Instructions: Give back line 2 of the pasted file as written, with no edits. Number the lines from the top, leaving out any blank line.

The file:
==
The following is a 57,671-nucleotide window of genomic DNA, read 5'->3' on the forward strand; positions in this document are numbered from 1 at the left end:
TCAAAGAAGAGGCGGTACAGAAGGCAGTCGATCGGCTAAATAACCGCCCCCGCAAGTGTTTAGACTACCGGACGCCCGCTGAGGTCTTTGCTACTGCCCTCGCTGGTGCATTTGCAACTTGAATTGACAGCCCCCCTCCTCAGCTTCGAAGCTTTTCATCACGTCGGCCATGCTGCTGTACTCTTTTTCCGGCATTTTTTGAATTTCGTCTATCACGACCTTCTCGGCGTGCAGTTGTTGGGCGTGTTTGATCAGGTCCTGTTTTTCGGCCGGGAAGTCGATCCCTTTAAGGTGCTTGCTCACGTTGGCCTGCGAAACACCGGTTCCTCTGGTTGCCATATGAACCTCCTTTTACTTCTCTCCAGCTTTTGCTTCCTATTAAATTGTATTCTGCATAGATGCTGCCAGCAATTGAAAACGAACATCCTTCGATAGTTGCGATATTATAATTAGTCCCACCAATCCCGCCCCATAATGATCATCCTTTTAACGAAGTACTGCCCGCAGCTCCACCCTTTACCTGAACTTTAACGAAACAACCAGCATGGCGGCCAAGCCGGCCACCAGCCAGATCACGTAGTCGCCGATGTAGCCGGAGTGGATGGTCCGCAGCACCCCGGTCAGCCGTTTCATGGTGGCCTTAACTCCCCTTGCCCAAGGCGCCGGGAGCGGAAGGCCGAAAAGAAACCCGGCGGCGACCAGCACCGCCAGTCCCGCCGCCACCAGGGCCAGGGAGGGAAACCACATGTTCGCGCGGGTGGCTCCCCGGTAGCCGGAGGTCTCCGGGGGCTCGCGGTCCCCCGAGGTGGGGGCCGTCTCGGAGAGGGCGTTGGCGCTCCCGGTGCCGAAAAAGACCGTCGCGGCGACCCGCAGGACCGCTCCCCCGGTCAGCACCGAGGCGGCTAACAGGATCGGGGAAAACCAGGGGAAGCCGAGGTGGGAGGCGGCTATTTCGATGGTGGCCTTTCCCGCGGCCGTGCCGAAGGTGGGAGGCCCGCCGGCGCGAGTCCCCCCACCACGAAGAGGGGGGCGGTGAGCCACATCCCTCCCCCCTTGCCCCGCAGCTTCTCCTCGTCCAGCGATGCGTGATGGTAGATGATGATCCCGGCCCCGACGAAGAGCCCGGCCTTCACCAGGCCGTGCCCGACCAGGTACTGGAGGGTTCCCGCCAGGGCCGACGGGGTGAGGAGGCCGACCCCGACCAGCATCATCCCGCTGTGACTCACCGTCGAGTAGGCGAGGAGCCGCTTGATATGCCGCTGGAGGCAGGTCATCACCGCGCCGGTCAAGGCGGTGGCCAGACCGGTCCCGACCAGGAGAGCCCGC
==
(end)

TCAAAGAAGAGGCGGTACAGAAGGCAGTCGATCGGCTAAATAACCGCCCCCGCAAGTGTTTAGACTACCGGACGCCCGCTGAGGTCTTTGCTACTGCCCTCGCTGGTGCATTTGCAACTTGAATTGACAGCCCCCCTCCTCAGCTTCGAAGCTTTTCATCACGTCGGCCATGCTGCTGTACTCTTTTTCCGGCATTTTTTGAATTTCGTCTATCACGACCTTCTCGGCGTGCAGTTGTTGGGCGTGTTTGATCAGGTCCTGTTTTTCGGCCGGGAAGTCGATCCCTTTAAGGTGCTTGCTCACGTTGGCCTGCGAAACACCGGTTCCTCTGGTTGCCATATGAACCTCCTTTTACTTCTCTCCAGCTTTTGCTTCCTATTAAATTGTATTCTGCATAGATGCTGCCAGCAATTGAAAACGAACATCCTTCGATAGTTGCGATATTATAATTAGTCCCACCAATCCCGCCCCATAATGATCATCCTTTTAACGAAGTACTGCCCGCAGCTCCACCCTTTACCTGAACTTTAACGAAACAACCAGCATGGCGGCCAAGCCGGCCACCAGCCAGATCACGTAGTCGCCGATGTAGCCGGAGTGGATGGTCCGCAGCACCCCGGTCAGCCGTTTCATGGTGGCCTTAACTCCCCTTGCCCAAGGCGCCGGGAGCGGAAGGCCGAAAAGAAACCCGGCGGCGACCAGCACCGCCAGTCCCGCCGCCACCAGGGCCAGGGAGGGAAACCACATGTTCGCGCGGGTGGCTCCCCGGTAGCCGGAGGTCTCCGGGGGCTCGCGGTCCCCCGAGGTGGGGGCCGTCTCGGAGAGGGCGTTGGCGCTCCCGGTGCCGAAAAAGACCGTCGCGGCGACCCGCAGGACCGCTCCCCCGGTCAGCACCGAGGCGGCTAACAGGATCGGGGAAAACCAGGGGAAGCCGAGGTGGGAGGCGGCTATTTCGATGGTGGCCTTTCCCGCGGCCGTGCCGAAGGTGGGAGGCCCGCCGGCGCGAGTCCCCCCACCACGAAGAGGGGGGCGGTGAGCCACATCCCTCCCCCCTTGCCCCGCAGCTTCTCCTCGTCCAGCGATGCGTGATGGTAGATGATGATCCCGGCCCCGACGAAGAGCCCGGCCTTCACCAGGCCGTGCCCGACCAGGTACTGGAGGGTTCCCGCCAGGGCCGACGGGGTGAGGAGGCCGACCCCGACCAGCATCATCCCGCTGTGACTCACCGTCGAGTAGGCGAGGAGCCGCTTGATATGCCGCTGGAGGCAGGTCATCACCGCGCCGGTCAAGGCGGTGGCCAGACCGGTCCCGACCAGGAGAGCCCGC